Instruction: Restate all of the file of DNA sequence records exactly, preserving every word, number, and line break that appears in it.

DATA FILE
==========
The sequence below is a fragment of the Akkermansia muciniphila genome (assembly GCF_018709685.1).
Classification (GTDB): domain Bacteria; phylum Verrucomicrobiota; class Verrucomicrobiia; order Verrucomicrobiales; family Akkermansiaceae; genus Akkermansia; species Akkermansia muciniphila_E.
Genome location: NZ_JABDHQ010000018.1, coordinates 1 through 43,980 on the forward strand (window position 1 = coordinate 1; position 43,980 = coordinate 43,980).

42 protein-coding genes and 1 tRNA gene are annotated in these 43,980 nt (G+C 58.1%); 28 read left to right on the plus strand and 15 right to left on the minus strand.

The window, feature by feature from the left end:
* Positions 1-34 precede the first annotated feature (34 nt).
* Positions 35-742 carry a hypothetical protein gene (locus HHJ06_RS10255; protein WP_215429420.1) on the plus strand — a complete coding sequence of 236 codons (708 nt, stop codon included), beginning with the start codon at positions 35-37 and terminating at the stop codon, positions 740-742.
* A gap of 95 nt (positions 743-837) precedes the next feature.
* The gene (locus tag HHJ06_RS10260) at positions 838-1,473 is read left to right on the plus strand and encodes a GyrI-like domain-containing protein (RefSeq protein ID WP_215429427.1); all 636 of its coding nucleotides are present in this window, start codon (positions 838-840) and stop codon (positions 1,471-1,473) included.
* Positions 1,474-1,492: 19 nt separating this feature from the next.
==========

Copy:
The sequence below is a fragment of the Akkermansia muciniphila genome (assembly GCF_018709685.1).
Classification (GTDB): domain Bacteria; phylum Verrucomicrobiota; class Verrucomicrobiia; order Verrucomicrobiales; family Akkermansiaceae; genus Akkermansia; species Akkermansia muciniphila_E.
Genome location: NZ_JABDHQ010000018.1, coordinates 1 through 43,980 on the forward strand (window position 1 = coordinate 1; position 43,980 = coordinate 43,980).

42 protein-coding genes and 1 tRNA gene are annotated in these 43,980 nt (G+C 58.1%); 28 read left to right on the plus strand and 15 right to left on the minus strand.

The window, feature by feature from the left end:
* Positions 1-34 precede the first annotated feature (34 nt).
* Positions 35-742 carry a hypothetical protein gene (locus HHJ06_RS10255; protein WP_215429420.1) on the plus strand — a complete coding sequence of 236 codons (708 nt, stop codon included), beginning with the start codon at positions 35-37 and terminating at the stop codon, positions 740-742.
* A gap of 95 nt (positions 743-837) precedes the next feature.
* The gene (locus tag HHJ06_RS10260) at positions 838-1,473 is read left to right on the plus strand and encodes a GyrI-like domain-containing protein (RefSeq protein ID WP_215429427.1); all 636 of its coding nucleotides are present in this window, start codon (positions 838-840) and stop codon (positions 1,471-1,473) included.
* Positions 1,474-1,492: 19 nt separating this feature from the next.